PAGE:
My mother became a social worker before I was born, so I grew up with the interface of her spirituality and her work. She always emphasized that the essence of all religions is the same. And as she preached that religions offer multiple paths to the divine, she constantly asserted that all people are subject to addictions, not just exceptional, dire cases (such as her clients).
In other words, anything can be compulsion. The DSM catalogues the addictive potential of a myriad of behaviors and substances, from obvious to obscure. Sometimes the same thing can bring either peace or distress, depending on the manifestation. Alcohol is an easy example—it can be a way to relax socially as well as a catalyst for disaster. Though Catholicism does not espouse my interpretation, I consider some of the seven deadly sins as overindulgences in (or addiction to) healthy qualities. Confidence is beneficial, though pride [in excess] can be hurtful. Desire is natural, though lust [in excess] can be destructive. Nowadays, compulsion permeates our culture so much so that addiction can be a cliché, like “sex, drugs, and rock ’n’ roll.” And the glut (pun intended) of TV shows such as “The Biggest Loser” and “Celebrity Rehab” also underscores addiction’s omnipresent versatility.
In such examples, people often talk about addictive personalities, as though addiction is somehow deviant to the normal human condition. I have always disagreed, though I can only articulate why by referencing Buddhism, which teaches that all suffering is caused by ignorance and craving. So of course all people are vulnerable, by nature, to addiction: because the human condition is always subject to ignorance and craving. Addictive tendences are not equally obvious, but no one is exempt. In this light, addictions encompass more than their observable, compulsive behaviors. Rather, the behaviors—whether drugs, alcohol, gambling, sex, etc—function like physical symptoms—fever, rash, tumor, infection—as manifestations of deeper dis-ease.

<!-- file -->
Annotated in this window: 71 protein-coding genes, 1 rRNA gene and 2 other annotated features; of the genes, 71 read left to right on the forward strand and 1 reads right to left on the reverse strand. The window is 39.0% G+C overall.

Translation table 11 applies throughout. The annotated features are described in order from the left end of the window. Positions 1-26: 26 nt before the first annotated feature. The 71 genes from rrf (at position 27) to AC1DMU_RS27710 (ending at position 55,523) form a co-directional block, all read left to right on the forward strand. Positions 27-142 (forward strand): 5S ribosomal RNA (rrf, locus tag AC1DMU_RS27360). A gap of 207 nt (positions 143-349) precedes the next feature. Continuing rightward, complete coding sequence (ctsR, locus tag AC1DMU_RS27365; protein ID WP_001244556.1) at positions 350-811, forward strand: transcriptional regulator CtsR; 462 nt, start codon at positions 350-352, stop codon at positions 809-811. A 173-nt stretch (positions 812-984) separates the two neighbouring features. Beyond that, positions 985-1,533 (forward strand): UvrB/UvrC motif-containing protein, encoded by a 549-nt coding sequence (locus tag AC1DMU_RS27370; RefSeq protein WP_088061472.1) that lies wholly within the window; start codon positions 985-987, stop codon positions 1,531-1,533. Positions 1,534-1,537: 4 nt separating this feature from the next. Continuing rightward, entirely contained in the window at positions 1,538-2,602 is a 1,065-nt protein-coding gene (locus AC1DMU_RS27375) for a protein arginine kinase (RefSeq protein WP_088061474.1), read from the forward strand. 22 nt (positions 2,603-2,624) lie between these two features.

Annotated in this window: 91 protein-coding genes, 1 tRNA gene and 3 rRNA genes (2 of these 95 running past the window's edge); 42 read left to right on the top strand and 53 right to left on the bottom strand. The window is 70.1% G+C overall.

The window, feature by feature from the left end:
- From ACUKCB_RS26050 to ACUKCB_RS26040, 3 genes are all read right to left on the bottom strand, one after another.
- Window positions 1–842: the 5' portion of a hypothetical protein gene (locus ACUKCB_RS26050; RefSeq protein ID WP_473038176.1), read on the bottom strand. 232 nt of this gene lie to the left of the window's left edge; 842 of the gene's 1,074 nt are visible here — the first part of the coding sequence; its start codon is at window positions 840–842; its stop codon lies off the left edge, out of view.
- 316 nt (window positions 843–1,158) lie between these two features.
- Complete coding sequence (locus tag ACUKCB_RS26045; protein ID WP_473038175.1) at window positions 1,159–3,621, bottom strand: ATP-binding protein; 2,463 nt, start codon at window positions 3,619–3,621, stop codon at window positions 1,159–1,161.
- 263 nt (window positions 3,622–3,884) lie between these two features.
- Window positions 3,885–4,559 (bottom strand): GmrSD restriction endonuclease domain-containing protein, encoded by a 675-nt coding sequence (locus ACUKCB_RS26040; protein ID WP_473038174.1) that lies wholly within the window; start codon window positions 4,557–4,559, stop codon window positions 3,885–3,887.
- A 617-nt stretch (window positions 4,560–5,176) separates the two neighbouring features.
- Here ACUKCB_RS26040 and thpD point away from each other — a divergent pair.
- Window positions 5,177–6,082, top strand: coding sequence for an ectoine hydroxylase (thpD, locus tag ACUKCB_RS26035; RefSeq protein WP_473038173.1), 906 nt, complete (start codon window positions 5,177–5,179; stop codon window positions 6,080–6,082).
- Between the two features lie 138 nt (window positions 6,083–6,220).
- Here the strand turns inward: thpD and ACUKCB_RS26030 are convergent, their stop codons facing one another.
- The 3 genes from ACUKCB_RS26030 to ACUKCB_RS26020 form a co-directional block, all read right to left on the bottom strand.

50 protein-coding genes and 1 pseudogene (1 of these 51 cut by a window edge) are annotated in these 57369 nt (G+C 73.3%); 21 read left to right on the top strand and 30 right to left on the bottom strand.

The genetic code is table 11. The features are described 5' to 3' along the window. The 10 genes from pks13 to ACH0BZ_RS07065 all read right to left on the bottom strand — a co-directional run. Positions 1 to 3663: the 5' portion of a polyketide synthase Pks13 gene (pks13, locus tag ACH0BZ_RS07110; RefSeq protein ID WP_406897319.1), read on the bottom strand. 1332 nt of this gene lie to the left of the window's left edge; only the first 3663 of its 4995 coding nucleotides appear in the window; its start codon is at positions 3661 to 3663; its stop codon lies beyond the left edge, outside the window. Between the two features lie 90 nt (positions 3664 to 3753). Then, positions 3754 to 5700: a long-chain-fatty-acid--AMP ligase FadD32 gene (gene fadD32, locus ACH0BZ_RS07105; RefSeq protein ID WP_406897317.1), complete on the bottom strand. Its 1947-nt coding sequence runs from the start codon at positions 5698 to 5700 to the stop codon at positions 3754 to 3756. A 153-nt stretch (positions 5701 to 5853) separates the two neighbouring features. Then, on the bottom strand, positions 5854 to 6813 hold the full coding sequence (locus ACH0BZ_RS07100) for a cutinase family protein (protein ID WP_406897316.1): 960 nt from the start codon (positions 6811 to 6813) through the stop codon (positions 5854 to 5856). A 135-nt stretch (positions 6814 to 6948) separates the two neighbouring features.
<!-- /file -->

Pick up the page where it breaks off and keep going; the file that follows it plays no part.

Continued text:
More importantly, our compulsions have the potential to destroy our lives, though the damage and consequences take different forms. Sometimes compulsion functions like undetected cancer—no obvious signs, but still destructive. A functional life does not prove a lack of destructive behavior, but that the compulsions are well-managed. For example, a drug overdose is more obvious than a lack of confidence. That is, until the latter leads to abuse or even suicide. So what may be considered trivial can be just as toxic as narcotics. Notably, both scenarios could have the same cause, such as the desire for love. Again, actions are symptoms.
I lived my first few decades in incessant self-deprecation, never considering myself worthy of the blessings I now recognize that I deserve. The unending mental barrage of criticism damaged my life both professionally and personally. Though I recognized the preponderance of people in my life who didn’t value my intelligence or appreciate my talents—the arrogant bosses, disrespectful coworkers, and even inconsiderate friends—I never questioned their behavior. I could always rationalize others as well-intentioned and thus myself as overreactive. I believed the exceptions—the kind, loving people who believed those glimmers of my genuine self—were simply those crazy enough to value me in spite of my unworthiness, people generous enough to care for the sake of charity.